Fairfax County’s Adoption Program offers financial assistance and support to adoptive families, including subsidies to help with the costs of adopting and caring for a child with special needs. Eligibility for assistance is based on the child’s needs; assistance amounts are determined by state and federal guidelines, and may be subject to change based on funding availability.
Adoption assistance* provides financial payment – and, in some cases services – to adoptive parent(s) on behalf of a child with special physical, emotional, or mental health needs*. Adoption assistance helps both adoptable children and adoptive families. It facilitates the adoption of children who are considered hard to place because they have special needs and have few families available to care for them; and it helps adoptive families with the cost of raising a child with special needs. Without subsidy, these children are likely to remain in foster care.
*Adoption assistance is based on the availability of federal and state funds appropriated for this purpose. In Virginia, all jurisdictions must follow the subsidy policy established by Virginia’s Department of Social Services.
Children who were adopted through Virginia public social services agencies and certain children adopted through Virginia private agencies may be eligible. Eligibility for basic adoption assistance is based solely on the child’s special needs, not on the financial circumstances of the adoptive family.
A child’s eligibility is determined by the jurisdiction where the child is in foster care and where the adoption of that child is being facilitated – not where the adoptive parents live. For example, if parents from Michigan adopt a child through Fairfax County’s Adoption Program, Fairfax County determines the child’s eligibility assistance.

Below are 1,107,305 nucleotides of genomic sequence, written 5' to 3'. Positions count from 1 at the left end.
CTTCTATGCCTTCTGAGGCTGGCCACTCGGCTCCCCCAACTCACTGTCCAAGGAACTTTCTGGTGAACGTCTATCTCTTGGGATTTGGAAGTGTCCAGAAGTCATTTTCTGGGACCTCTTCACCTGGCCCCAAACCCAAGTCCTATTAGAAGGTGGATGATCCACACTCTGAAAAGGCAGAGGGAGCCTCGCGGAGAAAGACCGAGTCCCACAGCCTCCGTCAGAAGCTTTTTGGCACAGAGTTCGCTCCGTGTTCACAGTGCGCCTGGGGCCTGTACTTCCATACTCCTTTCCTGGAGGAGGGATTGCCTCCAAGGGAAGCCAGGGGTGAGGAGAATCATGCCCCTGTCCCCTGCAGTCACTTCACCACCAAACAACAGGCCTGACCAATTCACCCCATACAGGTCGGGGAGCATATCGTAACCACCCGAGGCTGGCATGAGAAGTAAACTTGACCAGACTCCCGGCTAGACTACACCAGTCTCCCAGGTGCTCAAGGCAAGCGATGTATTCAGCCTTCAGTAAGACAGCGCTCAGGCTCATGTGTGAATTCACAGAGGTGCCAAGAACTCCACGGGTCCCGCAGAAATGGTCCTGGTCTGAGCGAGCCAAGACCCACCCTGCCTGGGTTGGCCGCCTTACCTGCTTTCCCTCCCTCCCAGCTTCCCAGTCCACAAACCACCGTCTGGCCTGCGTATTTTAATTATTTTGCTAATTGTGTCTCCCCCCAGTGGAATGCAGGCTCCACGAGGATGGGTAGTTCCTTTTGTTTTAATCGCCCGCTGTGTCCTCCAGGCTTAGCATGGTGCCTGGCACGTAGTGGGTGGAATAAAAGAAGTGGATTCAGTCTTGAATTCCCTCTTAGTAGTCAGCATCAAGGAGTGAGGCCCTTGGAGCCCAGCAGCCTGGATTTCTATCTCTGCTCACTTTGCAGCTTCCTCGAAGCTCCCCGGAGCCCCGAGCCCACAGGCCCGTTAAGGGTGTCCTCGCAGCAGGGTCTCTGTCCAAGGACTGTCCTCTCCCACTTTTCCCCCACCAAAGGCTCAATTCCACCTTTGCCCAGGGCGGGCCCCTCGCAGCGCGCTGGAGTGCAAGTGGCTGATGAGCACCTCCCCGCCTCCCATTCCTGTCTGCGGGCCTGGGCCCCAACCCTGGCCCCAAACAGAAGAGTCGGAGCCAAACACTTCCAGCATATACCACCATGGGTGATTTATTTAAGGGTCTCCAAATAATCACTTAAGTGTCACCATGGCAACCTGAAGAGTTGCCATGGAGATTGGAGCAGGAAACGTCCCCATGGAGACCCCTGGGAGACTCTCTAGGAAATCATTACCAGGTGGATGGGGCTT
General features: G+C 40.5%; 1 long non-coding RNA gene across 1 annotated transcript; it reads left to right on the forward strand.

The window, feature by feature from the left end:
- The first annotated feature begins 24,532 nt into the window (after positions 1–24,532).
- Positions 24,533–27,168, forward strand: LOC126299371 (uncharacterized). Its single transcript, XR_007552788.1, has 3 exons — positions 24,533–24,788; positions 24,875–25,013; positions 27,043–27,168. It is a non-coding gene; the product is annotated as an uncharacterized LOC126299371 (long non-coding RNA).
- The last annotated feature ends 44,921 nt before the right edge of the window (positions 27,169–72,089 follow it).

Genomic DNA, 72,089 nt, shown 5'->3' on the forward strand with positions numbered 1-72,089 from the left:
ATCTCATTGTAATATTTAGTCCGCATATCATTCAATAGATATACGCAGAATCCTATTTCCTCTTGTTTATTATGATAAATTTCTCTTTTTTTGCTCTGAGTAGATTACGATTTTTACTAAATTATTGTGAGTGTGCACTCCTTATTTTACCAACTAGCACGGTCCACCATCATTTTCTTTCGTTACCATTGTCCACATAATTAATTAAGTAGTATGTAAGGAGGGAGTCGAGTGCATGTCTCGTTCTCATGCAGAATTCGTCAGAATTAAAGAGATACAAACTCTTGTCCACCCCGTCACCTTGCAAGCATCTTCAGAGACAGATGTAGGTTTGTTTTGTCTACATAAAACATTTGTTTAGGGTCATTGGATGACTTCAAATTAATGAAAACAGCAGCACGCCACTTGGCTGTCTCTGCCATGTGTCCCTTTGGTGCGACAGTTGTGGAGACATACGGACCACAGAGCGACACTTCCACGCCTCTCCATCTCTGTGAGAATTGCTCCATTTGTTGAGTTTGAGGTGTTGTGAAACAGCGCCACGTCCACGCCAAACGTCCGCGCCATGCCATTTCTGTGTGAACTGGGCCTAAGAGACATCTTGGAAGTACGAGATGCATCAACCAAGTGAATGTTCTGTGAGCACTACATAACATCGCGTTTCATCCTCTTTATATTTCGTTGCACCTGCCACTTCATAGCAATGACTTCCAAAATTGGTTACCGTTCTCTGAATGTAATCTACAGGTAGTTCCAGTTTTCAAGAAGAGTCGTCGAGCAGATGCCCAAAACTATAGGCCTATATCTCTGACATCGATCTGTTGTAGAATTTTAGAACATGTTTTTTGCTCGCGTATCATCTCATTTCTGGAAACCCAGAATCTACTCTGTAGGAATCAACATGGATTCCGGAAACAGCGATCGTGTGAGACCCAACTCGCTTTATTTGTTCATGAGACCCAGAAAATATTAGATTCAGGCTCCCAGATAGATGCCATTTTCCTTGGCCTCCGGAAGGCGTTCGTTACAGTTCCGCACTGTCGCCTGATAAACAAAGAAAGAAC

As a general rule, a child’s eligibility is determined before his or her final order of adoption is entered. In some cases, children for who no subsidy was sought before the final order of adoption may qualify for subsidy after the adoption is final.
What adoption assistance is available for children in Virginia?
Once a child is found eligible based on his or her special needs, families may be able to receive financial assistance. In Virginia, adoption subsidies include:
- Monthly Maintenance Payments – financial assistance to help meet the child’s daily living expenses. Payments are made to adoptive families at a rate set by Virginia and based on the child’s age.
- Payment for Non-Recurring Expenses – assistance for one-time adoption related expenses. This assistance – up to a capped limit – can help with adoption expenses, such as court costs; attorney fees directly related to finalizing the adoption; and placement costs or fees of a private, child-placing agency.
- Medicaid – direct payments to health care service providers for eligible children. Medicaid coverage may be available for children meeting certain criteria, providing that the subsidy agreement is in effect before the adoption is legally final.
- Special Services Payments – financial assistance to help with the costs associated with the child’s special needs that are not covered by a family’s private insurance or Medicaid (if applicable). When considering the amount of special service payments to be made, the agency takes into consideration the needs of the child, family circumstances and the availability of community resources to meet the child’s needs.
Adoption assistance or subsidy may continue until a child is 18 years old, provided the adoptive parent(s) remain financially or legally responsible for supporting the child. For some children with physical or mental disabilities, subsidy may be extended until age 21.
As required by Virginia law, the agency and the adoptive parent(s) sign an adoption assistance agreement. The amount and terms for adoption assistance are assessed, negotiated and agreed upon by the local department and the adoptive parents. To keep the agreement in effect, parents are required to submit an annual affidavit to the agency stating they remain legally or financially responsible for the child in their care.
Regardless of where the adoptive family lives, the agency originating the subsidy is responsible for the payments and management of the subsidy. The adoptive family, however, may need to locate community resources in the area that can provide needed services to their child with special needs.